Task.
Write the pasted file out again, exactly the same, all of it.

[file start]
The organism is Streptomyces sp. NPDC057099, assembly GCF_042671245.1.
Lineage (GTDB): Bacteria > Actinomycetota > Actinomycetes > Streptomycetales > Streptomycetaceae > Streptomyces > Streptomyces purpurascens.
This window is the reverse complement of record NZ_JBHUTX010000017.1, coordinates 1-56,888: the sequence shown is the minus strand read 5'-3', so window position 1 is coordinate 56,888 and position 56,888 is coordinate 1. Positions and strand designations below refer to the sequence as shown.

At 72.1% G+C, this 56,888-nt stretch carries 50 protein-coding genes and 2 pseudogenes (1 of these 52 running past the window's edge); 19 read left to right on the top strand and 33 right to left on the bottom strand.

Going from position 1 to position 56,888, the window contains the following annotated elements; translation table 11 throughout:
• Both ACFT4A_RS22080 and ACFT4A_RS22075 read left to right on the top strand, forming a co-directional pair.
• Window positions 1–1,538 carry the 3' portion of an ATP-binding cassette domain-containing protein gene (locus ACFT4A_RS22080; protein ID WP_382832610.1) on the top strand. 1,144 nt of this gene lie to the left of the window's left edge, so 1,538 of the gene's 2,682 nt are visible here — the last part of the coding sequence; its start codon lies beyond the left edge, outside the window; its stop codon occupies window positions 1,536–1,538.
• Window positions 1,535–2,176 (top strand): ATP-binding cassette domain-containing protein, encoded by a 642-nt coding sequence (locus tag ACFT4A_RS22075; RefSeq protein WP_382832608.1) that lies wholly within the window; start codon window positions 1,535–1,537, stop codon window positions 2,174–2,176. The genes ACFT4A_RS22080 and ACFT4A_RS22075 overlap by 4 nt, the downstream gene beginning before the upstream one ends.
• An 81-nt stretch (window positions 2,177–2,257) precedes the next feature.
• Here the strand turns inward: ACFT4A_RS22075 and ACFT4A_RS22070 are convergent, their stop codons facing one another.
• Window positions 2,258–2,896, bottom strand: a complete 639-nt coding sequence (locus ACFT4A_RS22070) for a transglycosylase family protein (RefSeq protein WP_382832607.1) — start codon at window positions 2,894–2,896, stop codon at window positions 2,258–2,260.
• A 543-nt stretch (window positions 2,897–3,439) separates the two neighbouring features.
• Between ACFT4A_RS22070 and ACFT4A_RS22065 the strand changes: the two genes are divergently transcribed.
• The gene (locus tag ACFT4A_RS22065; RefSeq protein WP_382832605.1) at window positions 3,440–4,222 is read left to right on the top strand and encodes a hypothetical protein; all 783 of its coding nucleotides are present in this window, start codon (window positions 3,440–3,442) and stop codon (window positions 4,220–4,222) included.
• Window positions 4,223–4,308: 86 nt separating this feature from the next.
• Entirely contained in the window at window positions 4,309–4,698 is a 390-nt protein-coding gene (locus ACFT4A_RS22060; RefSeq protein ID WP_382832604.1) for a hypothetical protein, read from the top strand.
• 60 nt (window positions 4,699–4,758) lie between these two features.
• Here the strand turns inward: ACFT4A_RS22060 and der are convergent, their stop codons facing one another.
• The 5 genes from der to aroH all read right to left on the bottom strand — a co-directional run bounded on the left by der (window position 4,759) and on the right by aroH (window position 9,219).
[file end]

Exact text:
The organism is Streptomyces sp. NPDC057099, assembly GCF_042671245.1.
Lineage (GTDB): Bacteria > Actinomycetota > Actinomycetes > Streptomycetales > Streptomycetaceae > Streptomyces > Streptomyces purpurascens.
This window is the reverse complement of record NZ_JBHUTX010000017.1, coordinates 1-56,888: the sequence shown is the minus strand read 5'-3', so window position 1 is coordinate 56,888 and position 56,888 is coordinate 1. Positions and strand designations below refer to the sequence as shown.

At 72.1% G+C, this 56,888-nt stretch carries 50 protein-coding genes and 2 pseudogenes (1 of these 52 running past the window's edge); 19 read left to right on the top strand and 33 right to left on the bottom strand.

Going from position 1 to position 56,888, the window contains the following annotated elements; translation table 11 throughout:
• Both ACFT4A_RS22080 and ACFT4A_RS22075 read left to right on the top strand, forming a co-directional pair.
• Window positions 1–1,538 carry the 3' portion of an ATP-binding cassette domain-containing protein gene (locus ACFT4A_RS22080; protein ID WP_382832610.1) on the top strand. 1,144 nt of this gene lie to the left of the window's left edge, so 1,538 of the gene's 2,682 nt are visible here — the last part of the coding sequence; its start codon lies beyond the left edge, outside the window; its stop codon occupies window positions 1,536–1,538.
• Window positions 1,535–2,176 (top strand): ATP-binding cassette domain-containing protein, encoded by a 642-nt coding sequence (locus tag ACFT4A_RS22075; RefSeq protein WP_382832608.1) that lies wholly within the window; start codon window positions 1,535–1,537, stop codon window positions 2,174–2,176. The genes ACFT4A_RS22080 and ACFT4A_RS22075 overlap by 4 nt, the downstream gene beginning before the upstream one ends.
• An 81-nt stretch (window positions 2,177–2,257) precedes the next feature.
• Here the strand turns inward: ACFT4A_RS22075 and ACFT4A_RS22070 are convergent, their stop codons facing one another.
• Window positions 2,258–2,896, bottom strand: a complete 639-nt coding sequence (locus ACFT4A_RS22070) for a transglycosylase family protein (RefSeq protein WP_382832607.1) — start codon at window positions 2,894–2,896, stop codon at window positions 2,258–2,260.
• A 543-nt stretch (window positions 2,897–3,439) separates the two neighbouring features.
• Between ACFT4A_RS22070 and ACFT4A_RS22065 the strand changes: the two genes are divergently transcribed.
• The gene (locus tag ACFT4A_RS22065; RefSeq protein WP_382832605.1) at window positions 3,440–4,222 is read left to right on the top strand and encodes a hypothetical protein; all 783 of its coding nucleotides are present in this window, start codon (window positions 3,440–3,442) and stop codon (window positions 4,220–4,222) included.
• Window positions 4,223–4,308: 86 nt separating this feature from the next.
• Entirely contained in the window at window positions 4,309–4,698 is a 390-nt protein-coding gene (locus ACFT4A_RS22060; RefSeq protein ID WP_382832604.1) for a hypothetical protein, read from the top strand.
• 60 nt (window positions 4,699–4,758) lie between these two features.
• Here the strand turns inward: ACFT4A_RS22060 and der are convergent, their stop codons facing one another.
• The 5 genes from der to aroH all read right to left on the bottom strand — a co-directional run bounded on the left by der (window position 4,759) and on the right by aroH (window position 9,219).